Despite those years of struggle that made it possible for there to be a President Obama, now that the war is over—at least in the way West knows how to fight it—he’s the bitter vet who expected the parades to continue for as long as he was around to see them. What he fails to understand is that a freedom fighter’s main goal should be his own eventual irrelevance and that he should take satisfaction in the fact that at least some parts of the battle have been won. Instead, he releases embarrassingly out-of-touch rap albums and goes on tour with Tavis Smiley in order to keep himself at the center of attention, ultimately helping nobody and tarnishing what would have been an otherwise admirable legacy.
If West and Smiley want to help the poor, I’ll be glad to see them do it. Stirring the pot and pointing fingers, however, isn’t accomplishing anything but making us talk about them more. Their hustle is no different than tactics employed by the worst of The Right: taking advantage of uninformed poor people by convincing them that if they just vote against a specific list of politicians, all their problems will somehow be solved. When people are frustrated, they look for someone to blame and, if you can give them that, they’ll continue to listen to what you have to say no matter how little substance there actually is to the claim. West and Smiley are smart enough to know that and are using it to their advantage.
As Vernon mentioned in the episode, calling someone’s “blackness” into question is a slippery slope at best and a plainly racist premise at worst. With that said, it does seem counter-intuitive that a pair of men who would paint themselves as champions of black thought would be so quick to tear down Barack Obama, a man who has accomplished something that most of us thought impossible even while it was happening. They shouldn’t be expected to follow him over a cliff just because he’s black, but it does seem like they should at least be willing to leave him to his own devices since there’s no real indication that he has ill intent.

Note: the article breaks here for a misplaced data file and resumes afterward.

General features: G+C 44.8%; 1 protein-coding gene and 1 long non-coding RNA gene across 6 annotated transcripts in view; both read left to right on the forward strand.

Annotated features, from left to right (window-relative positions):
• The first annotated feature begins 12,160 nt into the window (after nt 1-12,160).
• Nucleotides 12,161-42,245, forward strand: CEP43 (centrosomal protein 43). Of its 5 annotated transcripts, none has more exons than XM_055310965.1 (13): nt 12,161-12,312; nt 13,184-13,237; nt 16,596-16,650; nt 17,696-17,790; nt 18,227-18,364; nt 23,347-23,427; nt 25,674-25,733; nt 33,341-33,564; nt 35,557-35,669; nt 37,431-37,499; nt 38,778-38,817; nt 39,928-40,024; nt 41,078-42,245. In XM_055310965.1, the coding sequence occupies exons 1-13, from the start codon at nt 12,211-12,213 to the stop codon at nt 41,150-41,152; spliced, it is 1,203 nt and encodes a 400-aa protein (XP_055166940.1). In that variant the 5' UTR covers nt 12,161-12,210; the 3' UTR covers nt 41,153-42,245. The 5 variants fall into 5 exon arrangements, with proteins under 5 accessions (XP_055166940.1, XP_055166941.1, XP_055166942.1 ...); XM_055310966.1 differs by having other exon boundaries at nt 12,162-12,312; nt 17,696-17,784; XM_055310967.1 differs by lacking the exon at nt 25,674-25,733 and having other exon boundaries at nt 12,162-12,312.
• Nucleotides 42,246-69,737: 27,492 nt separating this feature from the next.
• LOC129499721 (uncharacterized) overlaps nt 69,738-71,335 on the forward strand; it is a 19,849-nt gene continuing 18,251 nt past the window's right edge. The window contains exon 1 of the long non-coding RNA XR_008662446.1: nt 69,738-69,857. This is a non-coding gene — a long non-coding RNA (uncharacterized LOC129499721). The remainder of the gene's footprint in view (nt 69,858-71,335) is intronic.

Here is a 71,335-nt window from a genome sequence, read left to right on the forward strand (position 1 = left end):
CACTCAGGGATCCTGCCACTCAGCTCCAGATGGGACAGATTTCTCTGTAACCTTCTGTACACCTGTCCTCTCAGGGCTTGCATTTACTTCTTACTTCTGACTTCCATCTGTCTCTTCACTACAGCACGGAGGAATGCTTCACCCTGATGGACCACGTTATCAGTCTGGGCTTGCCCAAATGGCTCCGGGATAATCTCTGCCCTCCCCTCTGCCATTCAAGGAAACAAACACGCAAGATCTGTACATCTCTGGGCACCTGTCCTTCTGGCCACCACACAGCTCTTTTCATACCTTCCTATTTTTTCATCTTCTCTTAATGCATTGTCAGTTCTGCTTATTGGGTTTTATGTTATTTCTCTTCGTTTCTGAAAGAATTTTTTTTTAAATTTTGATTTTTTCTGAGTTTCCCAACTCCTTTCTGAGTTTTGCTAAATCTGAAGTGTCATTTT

Cornel West and Tavis Smiley are not making the world a better place, they’re shouting into an echo-chamber. They’re participating in the worst kind of political theatre and manipulating uneducated or out-of-touch people with their celebrity. Is Steve Harvey right to bring the barbershop talk into the public? Suffice to say that’s an issue the black community has debated for decades, but just because he may have violated the code doesn’t mean that his anger is misplaced.
As for Kamau and Vernon, I’m sure they could have discussed the issue at a greater length, but there were plenty of other big stories this week and, frankly, it would be a little silly to devote more time to a pair of attention-seeking hucksters than the U.K. riots. If Smiley and West want to discuss the topic of poverty in a deep and nuanced way, I’ll gladly suggest that we return to the subject, but until they choose to stop glossing over real issues, there’s no need to do more than gloss over their opinions. They can carry on their vendetta just fine without us.
P.S. I could go on for days about my distaste for Jon Stewart and his show but that’s another topic entirely. Either way, I wouldn’t go too far in taking him seriously either.